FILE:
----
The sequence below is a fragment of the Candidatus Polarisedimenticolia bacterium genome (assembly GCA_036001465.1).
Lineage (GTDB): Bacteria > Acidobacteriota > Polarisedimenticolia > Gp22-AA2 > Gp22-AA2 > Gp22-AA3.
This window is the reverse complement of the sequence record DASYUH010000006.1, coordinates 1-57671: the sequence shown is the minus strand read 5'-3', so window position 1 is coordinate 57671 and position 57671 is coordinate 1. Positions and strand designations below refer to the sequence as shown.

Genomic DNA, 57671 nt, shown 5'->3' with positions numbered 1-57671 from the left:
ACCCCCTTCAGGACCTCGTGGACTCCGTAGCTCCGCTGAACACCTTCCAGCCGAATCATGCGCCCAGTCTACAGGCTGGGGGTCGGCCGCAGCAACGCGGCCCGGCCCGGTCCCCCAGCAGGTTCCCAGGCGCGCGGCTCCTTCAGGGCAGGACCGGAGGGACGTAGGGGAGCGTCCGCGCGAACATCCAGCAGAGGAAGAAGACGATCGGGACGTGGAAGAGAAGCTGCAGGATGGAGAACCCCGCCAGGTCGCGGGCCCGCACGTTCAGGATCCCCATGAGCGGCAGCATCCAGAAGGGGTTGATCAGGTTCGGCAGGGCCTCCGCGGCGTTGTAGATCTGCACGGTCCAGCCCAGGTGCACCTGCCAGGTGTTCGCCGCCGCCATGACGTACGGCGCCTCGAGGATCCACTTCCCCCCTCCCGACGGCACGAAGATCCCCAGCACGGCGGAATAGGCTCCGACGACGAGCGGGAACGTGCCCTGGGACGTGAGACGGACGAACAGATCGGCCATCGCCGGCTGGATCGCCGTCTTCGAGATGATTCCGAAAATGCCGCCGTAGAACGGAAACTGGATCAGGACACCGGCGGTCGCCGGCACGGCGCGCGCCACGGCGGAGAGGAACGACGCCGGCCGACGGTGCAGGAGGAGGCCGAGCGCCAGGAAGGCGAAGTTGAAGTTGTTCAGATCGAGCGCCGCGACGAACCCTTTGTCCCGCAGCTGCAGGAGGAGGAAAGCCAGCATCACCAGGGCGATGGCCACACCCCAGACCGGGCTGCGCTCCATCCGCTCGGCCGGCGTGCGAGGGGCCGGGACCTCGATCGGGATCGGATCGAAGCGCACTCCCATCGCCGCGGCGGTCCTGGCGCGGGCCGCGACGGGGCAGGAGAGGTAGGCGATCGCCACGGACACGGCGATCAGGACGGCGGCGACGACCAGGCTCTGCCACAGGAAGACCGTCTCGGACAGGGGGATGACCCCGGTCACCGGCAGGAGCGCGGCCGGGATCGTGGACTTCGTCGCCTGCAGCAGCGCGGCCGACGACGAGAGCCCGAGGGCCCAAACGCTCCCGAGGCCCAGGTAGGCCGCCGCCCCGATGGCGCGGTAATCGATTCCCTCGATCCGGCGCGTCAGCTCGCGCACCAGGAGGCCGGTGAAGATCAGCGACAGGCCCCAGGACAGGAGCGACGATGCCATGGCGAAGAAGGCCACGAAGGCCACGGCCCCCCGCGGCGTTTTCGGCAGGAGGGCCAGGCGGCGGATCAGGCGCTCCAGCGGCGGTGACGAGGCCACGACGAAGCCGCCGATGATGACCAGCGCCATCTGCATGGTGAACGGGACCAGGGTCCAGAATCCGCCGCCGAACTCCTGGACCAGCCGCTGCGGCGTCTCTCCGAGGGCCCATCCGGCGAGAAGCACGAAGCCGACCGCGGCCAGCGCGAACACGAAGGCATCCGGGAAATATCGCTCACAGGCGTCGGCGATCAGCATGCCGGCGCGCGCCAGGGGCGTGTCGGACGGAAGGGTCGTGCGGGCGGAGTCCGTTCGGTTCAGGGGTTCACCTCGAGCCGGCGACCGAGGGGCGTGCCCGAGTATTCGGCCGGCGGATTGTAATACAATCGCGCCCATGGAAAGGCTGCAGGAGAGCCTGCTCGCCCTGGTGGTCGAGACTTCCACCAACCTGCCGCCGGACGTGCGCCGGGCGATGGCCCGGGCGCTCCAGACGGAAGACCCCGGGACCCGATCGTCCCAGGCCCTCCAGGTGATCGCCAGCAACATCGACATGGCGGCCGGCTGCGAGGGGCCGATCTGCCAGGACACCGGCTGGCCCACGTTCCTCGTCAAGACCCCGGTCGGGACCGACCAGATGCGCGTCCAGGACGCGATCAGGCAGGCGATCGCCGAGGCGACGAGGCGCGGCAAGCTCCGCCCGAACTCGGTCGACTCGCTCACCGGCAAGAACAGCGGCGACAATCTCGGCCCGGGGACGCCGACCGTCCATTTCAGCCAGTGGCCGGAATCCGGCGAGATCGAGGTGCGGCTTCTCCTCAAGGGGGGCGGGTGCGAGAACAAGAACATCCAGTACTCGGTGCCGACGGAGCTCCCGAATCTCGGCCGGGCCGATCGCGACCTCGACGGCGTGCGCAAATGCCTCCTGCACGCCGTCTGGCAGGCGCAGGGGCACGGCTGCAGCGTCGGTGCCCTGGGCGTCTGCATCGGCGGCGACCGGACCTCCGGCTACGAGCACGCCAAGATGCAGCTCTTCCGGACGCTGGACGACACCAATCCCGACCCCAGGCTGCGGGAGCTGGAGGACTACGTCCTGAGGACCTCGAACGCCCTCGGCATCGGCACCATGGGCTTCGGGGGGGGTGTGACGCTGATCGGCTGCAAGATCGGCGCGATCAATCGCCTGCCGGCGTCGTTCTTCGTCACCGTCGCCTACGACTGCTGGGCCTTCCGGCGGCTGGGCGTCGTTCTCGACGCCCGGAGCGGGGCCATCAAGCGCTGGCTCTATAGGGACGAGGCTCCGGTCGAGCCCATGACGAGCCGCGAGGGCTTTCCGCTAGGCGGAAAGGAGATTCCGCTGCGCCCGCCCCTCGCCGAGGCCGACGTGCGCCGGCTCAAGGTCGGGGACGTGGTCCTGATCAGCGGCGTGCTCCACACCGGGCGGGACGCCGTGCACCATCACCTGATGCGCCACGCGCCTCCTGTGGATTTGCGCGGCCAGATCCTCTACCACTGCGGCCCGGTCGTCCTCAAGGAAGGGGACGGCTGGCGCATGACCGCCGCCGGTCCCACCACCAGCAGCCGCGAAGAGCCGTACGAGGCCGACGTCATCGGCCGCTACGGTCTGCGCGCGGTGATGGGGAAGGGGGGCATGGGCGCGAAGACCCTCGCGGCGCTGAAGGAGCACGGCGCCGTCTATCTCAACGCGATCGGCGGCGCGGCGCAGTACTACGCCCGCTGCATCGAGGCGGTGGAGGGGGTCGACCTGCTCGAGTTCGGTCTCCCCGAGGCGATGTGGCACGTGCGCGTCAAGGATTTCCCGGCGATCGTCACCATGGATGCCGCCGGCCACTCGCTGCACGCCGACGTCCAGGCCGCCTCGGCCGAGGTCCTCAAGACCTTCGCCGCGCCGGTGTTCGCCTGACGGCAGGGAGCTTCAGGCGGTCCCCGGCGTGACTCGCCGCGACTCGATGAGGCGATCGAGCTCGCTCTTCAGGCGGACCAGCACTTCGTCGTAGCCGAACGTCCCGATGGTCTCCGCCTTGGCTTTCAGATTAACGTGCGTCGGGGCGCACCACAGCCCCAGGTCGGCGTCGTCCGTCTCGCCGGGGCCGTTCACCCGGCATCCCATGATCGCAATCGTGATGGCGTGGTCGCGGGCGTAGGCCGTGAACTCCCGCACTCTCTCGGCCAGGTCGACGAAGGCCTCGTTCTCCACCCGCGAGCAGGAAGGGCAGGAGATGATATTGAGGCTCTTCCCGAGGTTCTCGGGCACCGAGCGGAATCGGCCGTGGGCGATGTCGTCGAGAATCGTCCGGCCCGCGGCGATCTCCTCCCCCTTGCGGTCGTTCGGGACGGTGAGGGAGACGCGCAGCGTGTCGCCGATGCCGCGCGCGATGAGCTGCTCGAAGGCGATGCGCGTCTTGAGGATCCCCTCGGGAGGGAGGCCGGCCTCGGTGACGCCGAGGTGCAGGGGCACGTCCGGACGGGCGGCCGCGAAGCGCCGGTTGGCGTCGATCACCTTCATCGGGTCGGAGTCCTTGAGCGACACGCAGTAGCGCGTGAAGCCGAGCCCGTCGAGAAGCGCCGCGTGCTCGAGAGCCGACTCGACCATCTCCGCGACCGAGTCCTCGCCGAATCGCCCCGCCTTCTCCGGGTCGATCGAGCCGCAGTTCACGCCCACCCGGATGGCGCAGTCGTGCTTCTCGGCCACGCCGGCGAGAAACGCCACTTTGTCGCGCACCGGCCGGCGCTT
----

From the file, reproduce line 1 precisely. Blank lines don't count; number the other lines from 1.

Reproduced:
The sequence below is a fragment of the Candidatus Polarisedimenticolia bacterium genome (assembly GCA_036001465.1).